There is a growing feeling at Home both in our Society and in the Church society that New Zealand has nearly had its share of missionary money, and that considering the claims of of other panos of the world the Annual Grant for this Mission must be reduced every year until it can be dispensed with altogether. Our British Conference has handed over these Missions with those of Polynesia to the management of the new Conference in Australia, and the Missionary Society there, being of the same minds as the Home Committee, require us to do with an increasingly reduced grant, saying the natives are now able and willing to contribute, and allowing us the option of sending away some of our men to the other Colonies or to England if we find the Grant is not sufficient --- urging at the same time that the Tonga mission has become self-supporting.

Kawhia and Aotea for instance was required to be united and of course I put in my claim as having a right to a change in precedence of Mr. Smales. Mr. Lawry has returned to Sydney. Mr. Hobbs has become superannuated, and Mr. Woon also. Mr. Watkins has gone to Sydney, and Mr. Creed to Me lbourne. Mr. Turton they have given permission to return to England while Mr. Smales has requested to retire for a while at ldast on account of his health. Our Mission Staff thus virtually loses seven of its number and has received one from Hobart Town Mr. Innis at Wellington who of course knows nothing of the language and is I fear too old to learn it, and another on trial, Mr. Gittoes at Kaipara.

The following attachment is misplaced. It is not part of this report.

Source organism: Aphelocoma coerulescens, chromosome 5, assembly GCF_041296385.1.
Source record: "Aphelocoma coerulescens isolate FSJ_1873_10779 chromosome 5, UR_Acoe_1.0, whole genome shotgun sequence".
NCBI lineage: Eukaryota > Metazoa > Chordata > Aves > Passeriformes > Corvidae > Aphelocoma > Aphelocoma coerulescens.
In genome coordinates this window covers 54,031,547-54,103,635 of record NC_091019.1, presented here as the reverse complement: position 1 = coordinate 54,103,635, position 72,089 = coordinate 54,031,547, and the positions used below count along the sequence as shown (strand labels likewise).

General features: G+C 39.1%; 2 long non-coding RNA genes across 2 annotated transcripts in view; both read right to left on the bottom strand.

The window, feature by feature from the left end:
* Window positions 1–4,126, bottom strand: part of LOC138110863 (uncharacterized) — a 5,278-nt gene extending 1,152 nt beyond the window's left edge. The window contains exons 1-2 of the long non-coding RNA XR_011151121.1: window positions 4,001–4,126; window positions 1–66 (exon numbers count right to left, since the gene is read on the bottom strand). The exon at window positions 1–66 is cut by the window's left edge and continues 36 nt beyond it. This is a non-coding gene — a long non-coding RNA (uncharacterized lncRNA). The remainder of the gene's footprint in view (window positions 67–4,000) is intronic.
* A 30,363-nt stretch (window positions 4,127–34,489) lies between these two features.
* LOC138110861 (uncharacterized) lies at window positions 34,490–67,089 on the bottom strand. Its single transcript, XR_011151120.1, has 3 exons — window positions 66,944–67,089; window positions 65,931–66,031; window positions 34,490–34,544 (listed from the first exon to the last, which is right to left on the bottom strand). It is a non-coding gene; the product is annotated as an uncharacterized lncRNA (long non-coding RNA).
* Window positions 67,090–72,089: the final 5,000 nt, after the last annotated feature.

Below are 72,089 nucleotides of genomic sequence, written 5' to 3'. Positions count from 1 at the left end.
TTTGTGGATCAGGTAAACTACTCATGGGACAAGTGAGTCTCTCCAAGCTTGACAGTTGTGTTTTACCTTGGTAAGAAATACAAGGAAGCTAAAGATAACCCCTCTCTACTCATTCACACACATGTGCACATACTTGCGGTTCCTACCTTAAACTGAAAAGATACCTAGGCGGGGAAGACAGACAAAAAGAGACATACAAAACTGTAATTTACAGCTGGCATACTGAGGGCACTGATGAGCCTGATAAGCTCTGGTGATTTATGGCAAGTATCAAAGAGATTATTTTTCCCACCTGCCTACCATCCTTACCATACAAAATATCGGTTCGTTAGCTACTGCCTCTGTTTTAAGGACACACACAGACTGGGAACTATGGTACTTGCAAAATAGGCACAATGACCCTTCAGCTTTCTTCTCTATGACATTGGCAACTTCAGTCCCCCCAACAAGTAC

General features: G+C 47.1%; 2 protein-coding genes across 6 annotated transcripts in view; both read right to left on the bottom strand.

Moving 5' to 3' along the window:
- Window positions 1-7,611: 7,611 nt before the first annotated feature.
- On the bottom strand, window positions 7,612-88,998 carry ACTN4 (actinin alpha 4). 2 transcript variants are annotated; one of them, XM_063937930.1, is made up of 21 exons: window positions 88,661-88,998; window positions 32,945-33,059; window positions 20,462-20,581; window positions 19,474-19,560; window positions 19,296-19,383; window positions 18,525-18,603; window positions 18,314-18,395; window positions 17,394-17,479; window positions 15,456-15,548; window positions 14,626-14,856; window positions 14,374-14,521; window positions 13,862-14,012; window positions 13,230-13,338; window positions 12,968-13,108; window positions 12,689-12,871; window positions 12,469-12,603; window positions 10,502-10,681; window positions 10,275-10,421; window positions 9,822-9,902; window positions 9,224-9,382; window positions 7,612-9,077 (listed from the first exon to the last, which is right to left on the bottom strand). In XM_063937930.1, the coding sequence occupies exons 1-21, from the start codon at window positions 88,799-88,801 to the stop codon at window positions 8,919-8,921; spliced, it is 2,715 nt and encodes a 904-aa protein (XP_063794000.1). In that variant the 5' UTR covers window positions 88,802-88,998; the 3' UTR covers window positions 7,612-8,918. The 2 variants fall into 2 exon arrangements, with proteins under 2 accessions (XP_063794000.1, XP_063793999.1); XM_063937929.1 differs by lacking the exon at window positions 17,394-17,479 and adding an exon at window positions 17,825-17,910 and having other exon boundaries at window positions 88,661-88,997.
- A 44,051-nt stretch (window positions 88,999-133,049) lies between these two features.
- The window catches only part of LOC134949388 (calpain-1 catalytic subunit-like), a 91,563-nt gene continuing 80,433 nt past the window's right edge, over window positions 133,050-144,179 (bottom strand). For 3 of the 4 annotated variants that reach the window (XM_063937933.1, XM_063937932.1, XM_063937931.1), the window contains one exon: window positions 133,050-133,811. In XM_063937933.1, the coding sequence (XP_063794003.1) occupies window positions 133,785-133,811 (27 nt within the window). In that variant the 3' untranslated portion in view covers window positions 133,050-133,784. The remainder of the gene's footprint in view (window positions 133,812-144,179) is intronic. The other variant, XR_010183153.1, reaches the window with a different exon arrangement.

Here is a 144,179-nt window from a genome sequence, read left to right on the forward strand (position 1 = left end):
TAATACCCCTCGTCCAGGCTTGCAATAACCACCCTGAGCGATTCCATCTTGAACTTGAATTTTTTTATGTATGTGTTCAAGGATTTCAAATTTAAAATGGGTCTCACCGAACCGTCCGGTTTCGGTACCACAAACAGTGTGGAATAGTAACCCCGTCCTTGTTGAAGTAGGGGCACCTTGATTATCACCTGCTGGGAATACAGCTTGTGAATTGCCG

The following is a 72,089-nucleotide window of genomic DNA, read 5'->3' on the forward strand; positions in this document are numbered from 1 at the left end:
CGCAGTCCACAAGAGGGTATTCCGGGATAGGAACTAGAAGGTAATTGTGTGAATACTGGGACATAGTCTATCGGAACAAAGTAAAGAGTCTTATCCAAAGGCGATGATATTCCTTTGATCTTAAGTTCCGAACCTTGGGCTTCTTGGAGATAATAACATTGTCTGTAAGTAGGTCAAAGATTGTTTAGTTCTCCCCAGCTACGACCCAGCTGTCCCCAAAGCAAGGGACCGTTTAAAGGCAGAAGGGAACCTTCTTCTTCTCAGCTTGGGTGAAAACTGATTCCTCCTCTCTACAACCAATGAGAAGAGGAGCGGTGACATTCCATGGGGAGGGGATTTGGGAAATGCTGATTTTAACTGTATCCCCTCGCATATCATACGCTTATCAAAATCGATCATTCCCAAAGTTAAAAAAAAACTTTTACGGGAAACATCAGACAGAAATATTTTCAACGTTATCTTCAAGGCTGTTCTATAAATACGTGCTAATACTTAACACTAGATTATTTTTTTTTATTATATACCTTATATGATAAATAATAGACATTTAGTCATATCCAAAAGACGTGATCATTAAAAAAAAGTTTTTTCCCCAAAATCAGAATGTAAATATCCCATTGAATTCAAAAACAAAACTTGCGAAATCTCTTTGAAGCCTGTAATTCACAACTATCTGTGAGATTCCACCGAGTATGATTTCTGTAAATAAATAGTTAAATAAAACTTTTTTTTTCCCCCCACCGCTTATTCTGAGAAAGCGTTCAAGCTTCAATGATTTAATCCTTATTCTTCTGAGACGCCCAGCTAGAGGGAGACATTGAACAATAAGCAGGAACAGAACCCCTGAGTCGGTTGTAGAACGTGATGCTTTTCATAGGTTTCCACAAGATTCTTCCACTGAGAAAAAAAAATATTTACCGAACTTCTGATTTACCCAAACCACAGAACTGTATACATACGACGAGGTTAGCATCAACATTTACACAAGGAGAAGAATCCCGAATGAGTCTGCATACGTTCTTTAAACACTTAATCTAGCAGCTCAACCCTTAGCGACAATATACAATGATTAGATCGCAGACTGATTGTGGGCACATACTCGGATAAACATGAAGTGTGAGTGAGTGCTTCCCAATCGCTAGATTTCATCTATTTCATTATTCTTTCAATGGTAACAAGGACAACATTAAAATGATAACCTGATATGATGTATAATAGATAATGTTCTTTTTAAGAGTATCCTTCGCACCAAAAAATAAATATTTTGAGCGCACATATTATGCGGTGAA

Perhaps in one point of view our Mission is right in thus withdrawing its support. Many thousands of pounds have been expended on New Zealand; the Gospel has been sent to the people and widely spread, the Natives are now able to do something for the support of their own ministers, and the object of the Missionary Society is, not to prepare the natives for becoming British subjects exactly but simply to make them Christians. That object being secured, the funds are now fairly due to other parts of the world where the Gospel has not been sent.